I’m sure you’ve read a lot about healthy school lunch ideas South Africa and how important it is for our kids to have a nutritious, balanced diet. Well, I’m here to share with you some easy, super-healthy recipes that you can make at home as part of their packed lunch (and yours too!)
I’ve rounded up my favorite 20 school lunch ideas for the South African School Year — recipes that are easy to make and can be easily adapted for the lunchboxes.
Healthy School Lunch Ideas South Africa
When the new school year starts, we know that mothers all over scratch their heads trying to come up with new ideas about what to pack in their kids in their lunch boxes. So, we thought we this might help the cause.
As far as drinks are concerned, water is the best choice every time. We believe strongly that teaching our kids to get into the habit of drinking sweet beverages will only set bad habits for later. However – if your child does a lot of sporting activities and is out in the sun then you may need something that will quench his/her thirst more efficiently and also replace lost electrolytes. In this case, a plain coconut water or one with a splash of fruit juice would be very useful. It has an acquired taste but if you can get your kids to enjoy it, then its miles ahead of any of the sugar and additive packed energy drinks on the market.
Fruit & Vegetables are where you need to start and kids like to have a selection of things to nibble. Providing portions of fruit and vegetables in every lunch pack will make sure they are getting the vitamins, minerals, and fibre they need. All chopped fruit and vegetables can be easily packed into small containers for the lunchbox, making them quick and easy to eat. If you want to slice apples and pears instead of packing them whole then rub a little lemon juice on them to stop the discoloration.
FRUIT & VEGETABLES
- Cucumber, carrot and celery sticks , mealies, snow peas, green beans, cherry tomatoes, red pepper strips.
- Fresh fruit eg apple, pear, kiwi fruit, strawberries, orange, grapes, berries and bananas
- Dried fruit occasionally – raisins, figs, apricots or dates stuffed with nuts.
- Salad filling in a sandwich, wrap or roll (like iceberg lettuce, grated carrot, avocado, cucumber, beetroot)
BREADS & CEREALS
Bread, grains and cereal foods provide important nutrients and energy for busy, growing children. Wholegrain or wholemeal varieties are the best choices.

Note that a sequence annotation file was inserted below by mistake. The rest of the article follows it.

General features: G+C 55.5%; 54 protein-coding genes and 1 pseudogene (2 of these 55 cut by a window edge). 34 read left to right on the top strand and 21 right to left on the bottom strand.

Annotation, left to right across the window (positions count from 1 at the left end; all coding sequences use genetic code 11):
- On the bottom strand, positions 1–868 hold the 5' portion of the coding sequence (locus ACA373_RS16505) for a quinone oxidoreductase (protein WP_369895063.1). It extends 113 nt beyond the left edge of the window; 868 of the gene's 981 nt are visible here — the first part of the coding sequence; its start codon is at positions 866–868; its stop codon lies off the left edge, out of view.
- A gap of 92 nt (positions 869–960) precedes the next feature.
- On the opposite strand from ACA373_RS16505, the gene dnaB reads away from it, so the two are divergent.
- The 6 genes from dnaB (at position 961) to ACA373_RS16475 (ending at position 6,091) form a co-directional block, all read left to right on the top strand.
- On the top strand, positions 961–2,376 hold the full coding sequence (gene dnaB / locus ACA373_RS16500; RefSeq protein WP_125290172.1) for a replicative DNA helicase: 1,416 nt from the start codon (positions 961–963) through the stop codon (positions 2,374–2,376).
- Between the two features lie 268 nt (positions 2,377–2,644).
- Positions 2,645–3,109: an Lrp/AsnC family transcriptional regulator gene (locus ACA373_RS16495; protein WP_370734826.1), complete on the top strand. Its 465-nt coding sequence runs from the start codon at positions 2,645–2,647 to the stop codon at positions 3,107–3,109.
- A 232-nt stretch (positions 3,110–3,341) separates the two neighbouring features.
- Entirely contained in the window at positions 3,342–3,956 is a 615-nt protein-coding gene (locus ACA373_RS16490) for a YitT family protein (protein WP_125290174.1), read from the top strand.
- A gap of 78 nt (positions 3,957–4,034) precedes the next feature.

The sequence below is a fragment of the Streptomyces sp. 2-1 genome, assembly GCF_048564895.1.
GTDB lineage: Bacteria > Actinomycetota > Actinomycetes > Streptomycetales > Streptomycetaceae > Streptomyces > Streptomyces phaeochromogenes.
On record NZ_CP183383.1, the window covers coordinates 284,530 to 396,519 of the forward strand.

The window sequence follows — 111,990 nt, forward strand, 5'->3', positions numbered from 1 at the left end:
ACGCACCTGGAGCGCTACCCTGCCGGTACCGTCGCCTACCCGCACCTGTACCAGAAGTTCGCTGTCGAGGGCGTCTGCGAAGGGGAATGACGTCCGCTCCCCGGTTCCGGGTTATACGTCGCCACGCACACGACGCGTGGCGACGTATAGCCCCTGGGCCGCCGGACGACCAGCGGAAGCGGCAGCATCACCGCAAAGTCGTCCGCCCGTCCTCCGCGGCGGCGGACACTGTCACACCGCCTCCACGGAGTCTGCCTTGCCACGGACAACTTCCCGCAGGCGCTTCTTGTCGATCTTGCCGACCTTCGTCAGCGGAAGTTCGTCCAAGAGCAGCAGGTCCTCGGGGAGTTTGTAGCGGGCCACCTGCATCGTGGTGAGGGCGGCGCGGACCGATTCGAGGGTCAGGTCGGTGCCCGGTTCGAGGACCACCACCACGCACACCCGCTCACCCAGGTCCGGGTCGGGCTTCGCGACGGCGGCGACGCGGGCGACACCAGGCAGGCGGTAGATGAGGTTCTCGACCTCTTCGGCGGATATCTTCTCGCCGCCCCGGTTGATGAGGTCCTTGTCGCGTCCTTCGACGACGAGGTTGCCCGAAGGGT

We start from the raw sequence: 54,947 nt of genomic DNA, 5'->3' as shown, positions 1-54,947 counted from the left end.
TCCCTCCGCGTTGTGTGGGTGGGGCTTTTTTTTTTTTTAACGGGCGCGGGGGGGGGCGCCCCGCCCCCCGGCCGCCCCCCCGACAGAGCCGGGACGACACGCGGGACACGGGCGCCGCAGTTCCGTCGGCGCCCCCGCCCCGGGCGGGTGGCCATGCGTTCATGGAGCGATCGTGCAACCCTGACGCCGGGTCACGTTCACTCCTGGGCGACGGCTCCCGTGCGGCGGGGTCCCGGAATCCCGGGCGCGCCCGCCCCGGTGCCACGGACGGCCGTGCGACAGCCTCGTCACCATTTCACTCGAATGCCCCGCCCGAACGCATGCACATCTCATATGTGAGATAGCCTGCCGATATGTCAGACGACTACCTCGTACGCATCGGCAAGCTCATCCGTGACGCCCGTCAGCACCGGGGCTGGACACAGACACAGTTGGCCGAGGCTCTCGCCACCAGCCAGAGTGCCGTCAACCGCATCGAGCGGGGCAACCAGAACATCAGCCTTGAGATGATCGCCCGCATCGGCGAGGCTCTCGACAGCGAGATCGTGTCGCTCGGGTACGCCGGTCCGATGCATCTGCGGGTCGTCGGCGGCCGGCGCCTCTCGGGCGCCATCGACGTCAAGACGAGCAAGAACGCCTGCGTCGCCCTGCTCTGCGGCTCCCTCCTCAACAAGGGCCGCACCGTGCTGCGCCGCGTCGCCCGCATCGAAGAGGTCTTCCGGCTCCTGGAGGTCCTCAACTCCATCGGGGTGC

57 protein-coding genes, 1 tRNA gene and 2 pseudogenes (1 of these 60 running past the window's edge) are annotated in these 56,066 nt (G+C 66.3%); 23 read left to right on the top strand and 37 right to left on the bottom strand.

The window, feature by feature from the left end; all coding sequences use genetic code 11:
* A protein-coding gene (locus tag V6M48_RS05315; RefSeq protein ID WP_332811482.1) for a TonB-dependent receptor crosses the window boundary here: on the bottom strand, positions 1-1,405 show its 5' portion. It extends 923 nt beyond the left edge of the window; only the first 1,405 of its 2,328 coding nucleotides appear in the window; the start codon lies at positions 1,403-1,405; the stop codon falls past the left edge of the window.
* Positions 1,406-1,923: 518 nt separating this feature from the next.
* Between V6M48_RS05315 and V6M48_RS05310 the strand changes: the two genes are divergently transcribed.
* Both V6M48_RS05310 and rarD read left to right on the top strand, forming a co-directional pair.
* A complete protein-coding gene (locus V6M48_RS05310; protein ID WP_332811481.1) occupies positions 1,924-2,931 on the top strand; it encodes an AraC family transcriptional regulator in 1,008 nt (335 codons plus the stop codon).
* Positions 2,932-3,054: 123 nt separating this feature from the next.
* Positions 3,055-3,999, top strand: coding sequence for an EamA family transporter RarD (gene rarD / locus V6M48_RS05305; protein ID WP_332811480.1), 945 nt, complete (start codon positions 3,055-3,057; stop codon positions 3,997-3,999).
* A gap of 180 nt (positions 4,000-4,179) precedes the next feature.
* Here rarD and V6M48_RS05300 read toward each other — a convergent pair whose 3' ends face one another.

- Wholemeal sandwiches, rolls, wraps, pita bread – gluten free where appropriate.
- Homemade flapjacks and oat bars
- Scones or homemade muffins
- Crackers, corn and rice cakes, breadsticks
- Wholemeal pasta salads
- Brown rice sushi – if your kids like sushi then making a pot of sticky brown rice and rolling it in seaweed leaves and filling it with crunchy vegetables is delicious and fun to make too.
- Chickpeas and kidney beans offer slow carbs and served in little pots with corn and red pepper can make a crunchy and tasty salad.
Cold chicken, tuna or any other oily fish like salmon or mackerel – either with a pasta salad or on wholemeal bread.
- Hard boiled egg in salad, sandwiches or for a snack
- Lentil patties (you can make many of these – cook and freeze – if you put them in the lunch box they will have defrosted by lunchtime.
- Cheese slices or cubes of decent cheddar.
- Soya yogurts are also an option or soya based products like soy sausages and patties.
- Nut butters provide both fats and proteins and when served with oatcakes or decent wholemeal bread make a nutritious meal. Try adding sliced bananas for added sweetness and energy.
- Seeds like pumpkin, sunflower, and sesame will provide protein and good fats – toasting them slightly will bring out their flavour but be careful not to overdo it.
If your child tolerates dairy well then add small tubs of natural yogurt which you can sweeten with honey or fruit yourself. Avoid the fruit premade kind as it is packed with sugar.
Avoid pre-packed snacks that are high in sodium and instead pop our popcorn kernels with coconut oil and flavour with our Nutritional yeast. It gives the corn a cheesy flavour and packs in loads of B vitamins and nutrients. Buy raw nuts and seeds in bulk and pop them into smaller reusable containers for convenience and a more economical option.
Finally, we would encourage you to have a 2-week rolling menu to make it easier and to take the stress out of having to think up ideas every morning. For example:
Monday – Wholemeal Roll with tuna, celery, and raisins, chopped pineapple, toasted seeds, popped corn, homemade smoothie.
Tuesday – Chickpea, mealie and red pepper salad, cheddar cheese cubes, grapes, Cashew and cranberry mix, Greek yogurt with vanilla and honey.
Wednesday – Corn cakes with peanut butter and banana, strawberries, homemade carrot muffin, chicken drumstick
Thursday – A wholemeal wrap filled with hummus and grated carrot, Apple slices with nut butter dip, dried apricots, boiled egg, homemade crunchie.
Just spending a little time on the weekend planning your kid’s lunches during the week will make all the difference – and get your kids involved so that they can also learn and understand that in order to ensure healthy eating and living a little planning goes a long way.